Heat Domes more likely in coming years

Waterloo Region is one of many in Ontario that suffered through a heat dome last summer. As reported by climate data in our region, the maximum temperature from July and August peaked at 26°C. According to researchers from the Intact Centre on Climate Adaption (ICCA) at the University of Waterloo, this prolonged period of extreme heat is something that will become more regular in the next few years.   

A heat dome is a mountain of warm air built into a jet stream. When the jet stream, which is a band of strong wind in the upper levels of the atmosphere, becomes wavy and elongated pressure systems can become stalled in places they would not typically be. Extreme heat is characterized by the temperature and humidity rising above what is considered normal for an area.  

“Generally speaking, the heat dome produces an effect of about an increase of three to five degrees Celsius above maximum daily temperatures currently being realised. That’s where we’re heading over the next, starting in about 2050,” Blair Feltmate, head of the ICCA, said.   

Extreme weather events like heat domes can be potentially lethal and affect everyone. However, there are three groups that experience increased effects: people over 70 years of age, unhoused people and people with pre-existing health conditions.   

“More than 500 people died during a heat dome that came over part of British Colombia. The best course of action is to prepare for extreme heart being a part of our future,” Feltmate, said.   

Feltmate said there should be better systems in place to check on these three most vulnerable groups when extreme heat events occur. He also said that there should be an amber alert sent to everyone whenever there is an extreme temperature event so that people can prepare themselves and check on their neighbours.    

“We need heat alert systems to go out almost like an Amber Alert, only it’s a heat alert that should be set up in in every province, where people are given in very stark terms notification that heat is coming and be prepared or put your we need to put in motion the system to protect these people,” he said.  

Indigenous people are also disproportionately affected by climate change. Rowland Keshna Robinson, an instructor at the University of Waterloo and coordinator of Indigenous Studies at St. Paul’s University College, studied Indigenous climate justice extensively for much of his adult life and time in Canada. Robinson is from the Menominee Nation of Wisconsin.   

“Indigenous people often had a profoundly different way of relating to the non-human world in ways that see the world as something that in and of itself has intrinsic value to it instead of this sort of Instrumental or Utilitarian sort of value to humans and only humans,” Robinson said.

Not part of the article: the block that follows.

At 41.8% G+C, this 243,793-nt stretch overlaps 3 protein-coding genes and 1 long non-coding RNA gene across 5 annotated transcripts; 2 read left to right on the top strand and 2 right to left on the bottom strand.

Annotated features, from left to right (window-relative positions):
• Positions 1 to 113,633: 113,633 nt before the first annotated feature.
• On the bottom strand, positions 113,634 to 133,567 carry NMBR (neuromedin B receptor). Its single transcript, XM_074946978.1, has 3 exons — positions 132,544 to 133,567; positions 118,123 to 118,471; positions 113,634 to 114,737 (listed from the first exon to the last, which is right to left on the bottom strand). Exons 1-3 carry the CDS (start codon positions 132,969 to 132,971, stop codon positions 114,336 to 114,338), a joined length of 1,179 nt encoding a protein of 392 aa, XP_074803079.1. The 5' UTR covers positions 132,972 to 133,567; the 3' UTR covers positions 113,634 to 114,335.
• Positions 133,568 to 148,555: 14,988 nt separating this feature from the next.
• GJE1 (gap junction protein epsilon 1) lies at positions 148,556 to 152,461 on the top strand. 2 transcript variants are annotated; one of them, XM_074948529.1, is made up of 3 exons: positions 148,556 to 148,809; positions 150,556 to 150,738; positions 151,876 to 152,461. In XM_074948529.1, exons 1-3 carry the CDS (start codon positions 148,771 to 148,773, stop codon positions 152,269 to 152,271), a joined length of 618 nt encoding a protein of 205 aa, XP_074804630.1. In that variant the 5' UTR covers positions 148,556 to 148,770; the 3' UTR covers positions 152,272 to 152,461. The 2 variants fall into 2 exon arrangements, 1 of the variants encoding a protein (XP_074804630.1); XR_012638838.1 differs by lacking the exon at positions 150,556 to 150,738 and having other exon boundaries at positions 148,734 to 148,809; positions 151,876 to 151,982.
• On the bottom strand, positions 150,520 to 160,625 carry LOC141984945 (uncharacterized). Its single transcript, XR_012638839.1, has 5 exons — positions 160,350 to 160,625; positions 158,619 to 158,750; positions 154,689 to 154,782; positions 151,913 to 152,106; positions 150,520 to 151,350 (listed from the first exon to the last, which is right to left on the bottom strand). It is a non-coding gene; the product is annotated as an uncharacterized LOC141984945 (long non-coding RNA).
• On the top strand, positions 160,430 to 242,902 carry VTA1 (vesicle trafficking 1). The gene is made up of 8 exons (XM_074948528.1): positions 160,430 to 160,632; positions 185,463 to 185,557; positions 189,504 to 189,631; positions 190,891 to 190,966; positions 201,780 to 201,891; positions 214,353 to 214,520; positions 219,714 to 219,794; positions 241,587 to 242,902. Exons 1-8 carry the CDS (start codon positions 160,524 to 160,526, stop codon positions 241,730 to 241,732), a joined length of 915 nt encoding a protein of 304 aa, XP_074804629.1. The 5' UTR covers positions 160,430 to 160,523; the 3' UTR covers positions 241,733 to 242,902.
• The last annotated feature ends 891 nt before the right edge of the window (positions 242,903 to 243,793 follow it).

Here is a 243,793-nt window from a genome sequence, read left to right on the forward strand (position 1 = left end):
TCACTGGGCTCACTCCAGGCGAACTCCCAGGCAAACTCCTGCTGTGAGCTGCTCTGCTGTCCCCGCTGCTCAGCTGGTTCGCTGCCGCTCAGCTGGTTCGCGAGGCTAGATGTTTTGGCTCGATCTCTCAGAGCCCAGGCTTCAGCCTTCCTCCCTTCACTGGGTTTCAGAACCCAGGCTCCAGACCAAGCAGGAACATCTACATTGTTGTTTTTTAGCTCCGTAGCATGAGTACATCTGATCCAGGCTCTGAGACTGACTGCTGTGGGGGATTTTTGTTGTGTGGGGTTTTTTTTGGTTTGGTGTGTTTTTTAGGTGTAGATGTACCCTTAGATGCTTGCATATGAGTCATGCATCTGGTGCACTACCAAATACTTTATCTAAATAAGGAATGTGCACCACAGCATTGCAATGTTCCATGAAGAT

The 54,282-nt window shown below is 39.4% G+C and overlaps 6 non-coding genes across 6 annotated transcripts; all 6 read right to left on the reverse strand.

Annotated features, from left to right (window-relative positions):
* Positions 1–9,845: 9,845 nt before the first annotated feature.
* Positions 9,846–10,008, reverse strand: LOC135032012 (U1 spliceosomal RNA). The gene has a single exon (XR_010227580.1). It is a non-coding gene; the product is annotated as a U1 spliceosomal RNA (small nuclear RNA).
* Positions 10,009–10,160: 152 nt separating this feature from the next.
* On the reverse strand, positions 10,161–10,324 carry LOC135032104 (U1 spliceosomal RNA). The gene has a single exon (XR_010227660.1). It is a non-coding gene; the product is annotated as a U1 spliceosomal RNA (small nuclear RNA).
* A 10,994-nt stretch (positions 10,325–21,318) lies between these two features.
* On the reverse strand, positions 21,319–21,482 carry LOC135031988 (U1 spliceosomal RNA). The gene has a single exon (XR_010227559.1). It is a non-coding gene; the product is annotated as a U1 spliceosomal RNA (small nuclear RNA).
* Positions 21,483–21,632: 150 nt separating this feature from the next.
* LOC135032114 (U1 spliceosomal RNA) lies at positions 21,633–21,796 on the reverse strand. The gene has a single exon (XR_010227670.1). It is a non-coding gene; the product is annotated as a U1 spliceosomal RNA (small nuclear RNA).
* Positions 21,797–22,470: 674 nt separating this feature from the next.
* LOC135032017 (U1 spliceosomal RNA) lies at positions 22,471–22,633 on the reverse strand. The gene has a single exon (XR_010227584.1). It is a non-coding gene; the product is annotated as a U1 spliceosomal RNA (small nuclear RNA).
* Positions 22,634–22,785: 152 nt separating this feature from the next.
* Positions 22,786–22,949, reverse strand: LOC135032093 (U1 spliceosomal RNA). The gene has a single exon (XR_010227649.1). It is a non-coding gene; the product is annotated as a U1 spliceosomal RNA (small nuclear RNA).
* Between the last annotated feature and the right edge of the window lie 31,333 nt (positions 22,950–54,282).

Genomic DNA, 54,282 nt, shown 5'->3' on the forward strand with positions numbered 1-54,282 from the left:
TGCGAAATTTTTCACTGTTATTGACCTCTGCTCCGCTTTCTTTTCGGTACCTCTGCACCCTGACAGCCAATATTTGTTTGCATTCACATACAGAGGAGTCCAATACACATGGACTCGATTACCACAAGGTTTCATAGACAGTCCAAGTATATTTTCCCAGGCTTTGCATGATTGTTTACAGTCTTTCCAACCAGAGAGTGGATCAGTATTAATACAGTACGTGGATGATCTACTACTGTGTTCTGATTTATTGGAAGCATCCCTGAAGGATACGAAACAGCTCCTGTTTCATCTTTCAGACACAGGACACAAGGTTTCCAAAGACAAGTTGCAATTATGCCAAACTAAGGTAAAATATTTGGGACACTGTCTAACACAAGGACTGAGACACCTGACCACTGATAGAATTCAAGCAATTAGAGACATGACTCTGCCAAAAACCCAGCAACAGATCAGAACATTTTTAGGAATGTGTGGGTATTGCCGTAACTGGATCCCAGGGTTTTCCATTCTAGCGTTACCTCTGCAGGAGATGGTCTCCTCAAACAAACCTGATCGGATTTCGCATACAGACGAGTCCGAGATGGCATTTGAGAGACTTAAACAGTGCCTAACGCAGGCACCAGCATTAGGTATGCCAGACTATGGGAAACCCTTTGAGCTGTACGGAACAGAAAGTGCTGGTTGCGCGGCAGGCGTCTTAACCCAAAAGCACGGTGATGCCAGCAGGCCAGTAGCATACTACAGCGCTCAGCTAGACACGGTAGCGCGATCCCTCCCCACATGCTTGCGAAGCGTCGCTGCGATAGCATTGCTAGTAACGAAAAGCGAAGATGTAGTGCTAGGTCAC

According to Debrorah McGregor’s, “An Indigenous people’s approach to climate justice”, the International Work Group for Indigenous Affairs (IWGIA), Indigenous peoples are responsible for protecting 22 per cent of the planet’s surface and 80 per cent of biodiversity. It is always important to keep Indigenous voices in mind when talking about climate justice.   

Exclusion remains the norm when it comes to climate activism. Although there has been recognition by the UN to Indigenous peoples’ contributions towards climate justice, Indigenous people are still sidelined by international plans of action.  

“I’ve known a lot of people in the past, worked with Indigenous communities in Louisiana, in the United States are actually becoming some of the world’s first real climate refugees in that their communities are right on the Gulf Coast,” Robinson said.  

In Canada alone, there have been three hot spots particularly impacted by extreme heat are the west coast of British Columbia, prairie regions and the northern shore of Lake Erie.   

These areas have consistently seen summer days that are over 30°C, and have had longer heat waves than the rest of the country.  

For the next 30 years, there will be an increased number of 30-degree days. The number of hot days per summer will double in Canada.   

Although there have been no deaths in Ontario, there have been many who have been negatively impacted. Waterloo Region’s housing crisis has left many without a home, and there were many unhoused people on the streets that suffered through the heat dome without shelter.   

“To a large extent Canada has only started to focus on adapting to climate change and extreme weather risk in any serious way in the last two or three years,” Feltman said.  

The heat dome that settled over the country is indicative of how much Canada needs to fund more renewable energy and becomes more active in reducing greenhouse emissions. It has outlined what many Indigenous climate activists have said for years: access to climate-controlled environments is a human right. Climate change is here, and we as a society have to adapt, and make changes that benefit all of us and not just a select few.